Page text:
While the liberalisation of industrial policy contributed to the emergence of new enterprises, the liberalisation of trade policy enabled India to create new relations of interdependence with the rest of the world, the author states, adding: "Over the decade 1991-2001, the share of trade in national income increased and so did India's share of world trade."
Interestingly, there was a regional shift in the pattern of trade with India's trade with the wider Asian region, including West Asia, Southeast Asia and South Asia, rising faster than its trade with the US and Europe. China rapidly emerged as a major trading partner, as did countries like the United Arab Emirates.
Narasimha Rao's ‘Look East Policy' had a tangible impact on India's trade investment links with the world, Baru writes.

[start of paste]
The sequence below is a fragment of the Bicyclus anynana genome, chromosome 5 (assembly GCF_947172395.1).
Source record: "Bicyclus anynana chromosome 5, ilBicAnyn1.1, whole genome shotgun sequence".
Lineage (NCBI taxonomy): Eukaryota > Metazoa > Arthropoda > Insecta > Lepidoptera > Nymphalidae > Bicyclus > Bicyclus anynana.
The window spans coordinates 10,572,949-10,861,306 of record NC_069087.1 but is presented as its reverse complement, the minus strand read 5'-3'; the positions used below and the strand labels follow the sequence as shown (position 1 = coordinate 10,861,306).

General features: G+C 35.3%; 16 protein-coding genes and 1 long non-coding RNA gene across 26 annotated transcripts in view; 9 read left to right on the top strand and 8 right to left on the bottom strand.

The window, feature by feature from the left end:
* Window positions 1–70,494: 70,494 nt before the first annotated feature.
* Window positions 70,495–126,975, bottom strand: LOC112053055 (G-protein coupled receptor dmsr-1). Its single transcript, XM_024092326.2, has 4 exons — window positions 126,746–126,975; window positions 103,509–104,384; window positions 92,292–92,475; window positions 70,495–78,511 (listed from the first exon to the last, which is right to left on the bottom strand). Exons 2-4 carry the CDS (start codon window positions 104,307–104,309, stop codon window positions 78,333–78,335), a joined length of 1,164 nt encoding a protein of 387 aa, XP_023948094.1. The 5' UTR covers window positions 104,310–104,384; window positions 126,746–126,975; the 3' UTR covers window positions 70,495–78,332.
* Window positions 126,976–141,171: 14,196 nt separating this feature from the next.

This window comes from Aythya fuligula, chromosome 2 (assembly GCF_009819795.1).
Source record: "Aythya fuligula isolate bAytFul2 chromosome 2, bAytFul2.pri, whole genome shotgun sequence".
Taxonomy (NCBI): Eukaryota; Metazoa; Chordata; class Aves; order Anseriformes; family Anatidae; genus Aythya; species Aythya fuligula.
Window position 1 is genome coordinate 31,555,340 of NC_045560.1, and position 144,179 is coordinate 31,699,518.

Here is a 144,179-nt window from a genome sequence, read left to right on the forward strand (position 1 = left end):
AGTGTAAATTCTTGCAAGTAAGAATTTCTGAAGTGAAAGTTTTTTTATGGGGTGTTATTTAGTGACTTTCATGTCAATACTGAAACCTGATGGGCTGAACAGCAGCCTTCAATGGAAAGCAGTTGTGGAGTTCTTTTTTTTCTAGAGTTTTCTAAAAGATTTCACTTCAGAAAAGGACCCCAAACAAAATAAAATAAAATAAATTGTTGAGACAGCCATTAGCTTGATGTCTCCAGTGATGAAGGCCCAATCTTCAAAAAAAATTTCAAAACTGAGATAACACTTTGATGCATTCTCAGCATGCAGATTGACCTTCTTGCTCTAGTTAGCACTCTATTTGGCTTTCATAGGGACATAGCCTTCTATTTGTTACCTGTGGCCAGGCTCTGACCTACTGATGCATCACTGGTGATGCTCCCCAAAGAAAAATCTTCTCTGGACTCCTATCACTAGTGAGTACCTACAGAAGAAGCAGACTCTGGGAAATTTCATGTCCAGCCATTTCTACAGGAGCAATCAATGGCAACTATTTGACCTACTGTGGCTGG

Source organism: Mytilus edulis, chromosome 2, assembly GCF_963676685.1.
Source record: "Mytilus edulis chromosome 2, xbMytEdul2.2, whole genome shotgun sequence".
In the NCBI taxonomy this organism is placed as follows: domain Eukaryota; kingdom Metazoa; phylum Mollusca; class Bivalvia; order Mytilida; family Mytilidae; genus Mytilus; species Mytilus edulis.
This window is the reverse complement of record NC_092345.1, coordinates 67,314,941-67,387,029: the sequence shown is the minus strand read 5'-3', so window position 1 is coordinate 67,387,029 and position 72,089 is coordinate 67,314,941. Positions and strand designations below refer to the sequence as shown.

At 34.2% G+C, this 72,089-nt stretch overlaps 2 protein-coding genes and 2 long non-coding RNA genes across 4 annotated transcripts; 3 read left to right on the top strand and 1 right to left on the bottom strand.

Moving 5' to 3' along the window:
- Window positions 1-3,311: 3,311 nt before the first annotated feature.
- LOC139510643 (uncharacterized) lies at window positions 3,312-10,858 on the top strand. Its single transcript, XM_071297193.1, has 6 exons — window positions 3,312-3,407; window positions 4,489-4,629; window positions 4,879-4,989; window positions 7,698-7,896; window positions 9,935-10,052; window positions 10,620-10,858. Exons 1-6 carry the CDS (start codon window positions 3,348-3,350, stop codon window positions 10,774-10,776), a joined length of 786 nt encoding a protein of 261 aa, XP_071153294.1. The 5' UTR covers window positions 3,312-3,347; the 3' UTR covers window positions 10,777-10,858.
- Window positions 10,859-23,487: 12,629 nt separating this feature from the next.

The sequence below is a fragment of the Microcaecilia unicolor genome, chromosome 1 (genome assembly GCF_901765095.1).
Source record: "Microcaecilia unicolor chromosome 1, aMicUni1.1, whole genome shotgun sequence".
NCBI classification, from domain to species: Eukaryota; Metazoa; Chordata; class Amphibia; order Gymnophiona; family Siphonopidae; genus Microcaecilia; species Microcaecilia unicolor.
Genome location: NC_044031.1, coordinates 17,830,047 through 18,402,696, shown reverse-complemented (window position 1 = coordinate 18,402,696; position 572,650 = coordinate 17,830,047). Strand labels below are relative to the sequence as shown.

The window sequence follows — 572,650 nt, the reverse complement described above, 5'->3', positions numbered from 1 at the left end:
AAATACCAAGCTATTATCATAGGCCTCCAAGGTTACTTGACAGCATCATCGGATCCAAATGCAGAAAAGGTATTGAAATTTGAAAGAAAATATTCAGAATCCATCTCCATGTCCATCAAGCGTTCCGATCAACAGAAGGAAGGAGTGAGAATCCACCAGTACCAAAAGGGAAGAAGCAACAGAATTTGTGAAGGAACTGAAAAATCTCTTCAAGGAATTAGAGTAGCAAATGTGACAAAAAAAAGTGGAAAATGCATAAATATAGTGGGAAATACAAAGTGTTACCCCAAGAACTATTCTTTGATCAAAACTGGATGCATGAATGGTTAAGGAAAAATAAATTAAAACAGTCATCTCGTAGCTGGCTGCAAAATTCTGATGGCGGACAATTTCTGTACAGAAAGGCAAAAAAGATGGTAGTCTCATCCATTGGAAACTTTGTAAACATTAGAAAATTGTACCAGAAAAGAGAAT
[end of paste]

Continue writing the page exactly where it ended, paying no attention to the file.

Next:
Cut to the first two decades of the 21st century and the "significant transformation" of the economy.
"There was a perceptible reduction in poverty, a rapid spread of urbanisation and the establishment of a globally competent services economy. India led the world in the production of several agricultural commodities. However, the manufacturing sector remained a laggard, despite the launch of a new ‘manufacturing strategy' by the Manmohan Singh government in 2012 that was subsequently modified and relaunched as the Make in India and Atmanirbhar Bharat programmes by the Narendra Modi government," Baru explains.
However, "demonetisation of high-value currency notes in November 2016 destabilised the economy, and after 2018 (when, among others, the spectre of ballooning NPAs of banks emerged), new concerns have emerged on the economic front, including a decline in the rate of investment, continued stagnation in the share of manufacturing in the national income, and the loss of momentum in the export growth. To add to these concerns, the nationwide lockdown imposed in response to the Covid-19 pandemic and the uncertainty generated both by contingency measures and the pandemic itself has cast a long shadow on economic growth," Baru contends.